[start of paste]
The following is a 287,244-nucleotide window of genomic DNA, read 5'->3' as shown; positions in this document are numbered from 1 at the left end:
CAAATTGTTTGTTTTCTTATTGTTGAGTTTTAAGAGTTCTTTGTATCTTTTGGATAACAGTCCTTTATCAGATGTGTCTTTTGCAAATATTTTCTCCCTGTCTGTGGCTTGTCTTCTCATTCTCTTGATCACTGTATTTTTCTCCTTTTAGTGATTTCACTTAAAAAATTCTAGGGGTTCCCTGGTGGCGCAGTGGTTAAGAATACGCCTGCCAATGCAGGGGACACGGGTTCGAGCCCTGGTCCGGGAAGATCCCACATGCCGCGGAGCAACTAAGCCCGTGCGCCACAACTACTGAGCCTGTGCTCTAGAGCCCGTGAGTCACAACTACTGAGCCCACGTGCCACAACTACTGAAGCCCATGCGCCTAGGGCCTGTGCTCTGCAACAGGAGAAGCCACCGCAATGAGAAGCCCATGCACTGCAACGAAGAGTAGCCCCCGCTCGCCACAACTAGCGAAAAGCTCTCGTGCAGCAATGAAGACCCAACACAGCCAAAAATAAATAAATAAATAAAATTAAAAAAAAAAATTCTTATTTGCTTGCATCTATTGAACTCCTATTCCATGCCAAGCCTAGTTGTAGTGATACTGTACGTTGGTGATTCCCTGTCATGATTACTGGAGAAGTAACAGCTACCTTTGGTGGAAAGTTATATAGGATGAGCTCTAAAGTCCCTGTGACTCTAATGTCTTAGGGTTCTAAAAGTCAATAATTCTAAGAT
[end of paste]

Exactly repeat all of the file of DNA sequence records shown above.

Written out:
The following is a 287,244-nucleotide window of genomic DNA, read 5'->3' as shown; positions in this document are numbered from 1 at the left end:
CAAATTGTTTGTTTTCTTATTGTTGAGTTTTAAGAGTTCTTTGTATCTTTTGGATAACAGTCCTTTATCAGATGTGTCTTTTGCAAATATTTTCTCCCTGTCTGTGGCTTGTCTTCTCATTCTCTTGATCACTGTATTTTTCTCCTTTTAGTGATTTCACTTAAAAAATTCTAGGGGTTCCCTGGTGGCGCAGTGGTTAAGAATACGCCTGCCAATGCAGGGGACACGGGTTCGAGCCCTGGTCCGGGAAGATCCCACATGCCGCGGAGCAACTAAGCCCGTGCGCCACAACTACTGAGCCTGTGCTCTAGAGCCCGTGAGTCACAACTACTGAGCCCACGTGCCACAACTACTGAAGCCCATGCGCCTAGGGCCTGTGCTCTGCAACAGGAGAAGCCACCGCAATGAGAAGCCCATGCACTGCAACGAAGAGTAGCCCCCGCTCGCCACAACTAGCGAAAAGCTCTCGTGCAGCAATGAAGACCCAACACAGCCAAAAATAAATAAATAAATAAAATTAAAAAAAAAAATTCTTATTTGCTTGCATCTATTGAACTCCTATTCCATGCCAAGCCTAGTTGTAGTGATACTGTACGTTGGTGATTCCCTGTCATGATTACTGGAGAAGTAACAGCTACCTTTGGTGGAAAGTTATATAGGATGAGCTCTAAAGTCCCTGTGACTCTAATGTCTTAGGGTTCTAAAAGTCAATAATTCTAAGAT